Ph.D., University of Arizona
Few analytical methods are truly specific for a single species. As a result, problems in chemical analysis frequently involve a preliminary separation step to isolate the species of interest from matrix constituents and from potential interferents. Chemical separations play an equally important role in many preparative and process-scale applications, the preparation of high-purity radiopharmaceuticals and the reprocessing of spent nuclear fuel representing just two of many possible examples.
In general terms, the goal of our research is to devise improved reagents, media, and processes for the separation and preconcentration of metal ions and organic molecules, and to explore the fundamental chemistry underlying their use. Of particular interest is the development of environmentally benign approaches to chemical separations. Within this broad framework lie two specific areas of study: room-temperature ionic liquids (RTILs) and supercritical fluids (SCFs). Supercritical fluids comprise a unique class of solvents with properties intermediate between those of a liquid and a gas.
Ionic liquids, unlike SCFs or conventional molecular solvents, consist entirely of ions, and as a result, exhibit a wide variety of interesting and useful properties.
Both classes of solvents show enormous potential as replacements for the toxic and volatile organic solvents employed in many separation processes, in part a result of their extraordinary tunabililty. In the case of SCFs, simply changing the temperature or pressure can significantly alter the solvent properties of the fluid. Similarly, for RTILs, minor changes in the nature of the cation or anion comprising the solvent can lead to dramatic changes in its behavior. It is this tunability that we seek to exploit in developing improved methods of separation.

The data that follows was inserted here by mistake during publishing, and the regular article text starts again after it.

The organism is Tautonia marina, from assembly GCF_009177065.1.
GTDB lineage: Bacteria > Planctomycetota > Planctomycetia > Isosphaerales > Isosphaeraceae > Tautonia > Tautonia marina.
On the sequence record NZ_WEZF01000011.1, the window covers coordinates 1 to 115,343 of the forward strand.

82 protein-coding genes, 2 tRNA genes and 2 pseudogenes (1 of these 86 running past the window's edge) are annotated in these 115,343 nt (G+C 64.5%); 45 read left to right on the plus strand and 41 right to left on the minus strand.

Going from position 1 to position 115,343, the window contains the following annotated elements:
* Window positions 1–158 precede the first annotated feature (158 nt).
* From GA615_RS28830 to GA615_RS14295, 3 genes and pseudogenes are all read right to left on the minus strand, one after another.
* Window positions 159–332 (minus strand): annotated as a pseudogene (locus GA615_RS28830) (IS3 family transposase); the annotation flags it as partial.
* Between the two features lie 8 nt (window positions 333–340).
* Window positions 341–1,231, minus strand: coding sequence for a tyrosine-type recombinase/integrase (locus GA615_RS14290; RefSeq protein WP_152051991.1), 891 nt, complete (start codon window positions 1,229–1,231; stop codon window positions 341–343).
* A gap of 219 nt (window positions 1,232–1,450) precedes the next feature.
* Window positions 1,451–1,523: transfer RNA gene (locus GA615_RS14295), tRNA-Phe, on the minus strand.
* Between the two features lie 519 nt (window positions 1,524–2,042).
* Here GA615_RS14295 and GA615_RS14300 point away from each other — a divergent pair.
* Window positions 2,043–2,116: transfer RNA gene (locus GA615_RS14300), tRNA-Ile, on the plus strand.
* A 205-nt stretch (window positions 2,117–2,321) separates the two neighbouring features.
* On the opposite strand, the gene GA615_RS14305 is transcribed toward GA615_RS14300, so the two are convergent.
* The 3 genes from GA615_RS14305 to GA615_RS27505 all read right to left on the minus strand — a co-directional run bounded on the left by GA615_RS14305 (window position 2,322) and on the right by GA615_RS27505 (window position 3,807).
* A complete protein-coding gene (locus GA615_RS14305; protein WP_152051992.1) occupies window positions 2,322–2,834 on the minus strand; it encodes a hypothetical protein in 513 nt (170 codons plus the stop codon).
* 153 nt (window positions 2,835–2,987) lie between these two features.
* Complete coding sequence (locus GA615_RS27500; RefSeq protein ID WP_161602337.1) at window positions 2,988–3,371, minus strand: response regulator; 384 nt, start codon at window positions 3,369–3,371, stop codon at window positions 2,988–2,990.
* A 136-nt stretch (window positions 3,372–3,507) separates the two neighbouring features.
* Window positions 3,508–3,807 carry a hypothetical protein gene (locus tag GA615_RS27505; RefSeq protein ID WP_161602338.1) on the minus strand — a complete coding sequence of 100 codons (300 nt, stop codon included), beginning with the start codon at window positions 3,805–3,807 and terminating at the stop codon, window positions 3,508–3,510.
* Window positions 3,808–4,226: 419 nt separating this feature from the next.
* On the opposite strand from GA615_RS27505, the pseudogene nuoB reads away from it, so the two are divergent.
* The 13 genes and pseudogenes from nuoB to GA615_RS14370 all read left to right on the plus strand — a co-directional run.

Our recent work in this area has focused on three topics:
- Preparation and characterization of “inorganic liquids”, a novel sub-class of ionic liquids incorporating at least one inorganic component (e.g., a polyoxometalate anion), and evaluation of their potential utility in separations.
- Elucidation of the factors (e.g., RTIL cation and anion structure) determining the mode of metal ion transfer from aqueous solution into an ionic liquid in the presence of various types of ligands (e.g., crown ethers).
- Development of alternatives to fluorination as a means of improving the compatibility of organic extractants with supercritical carbon dioxide.
Progress in these areas is expected to provide the basis of efficient and selective “green” approaches to the separation of metal ions and organic molecules from a variety of complex matrices.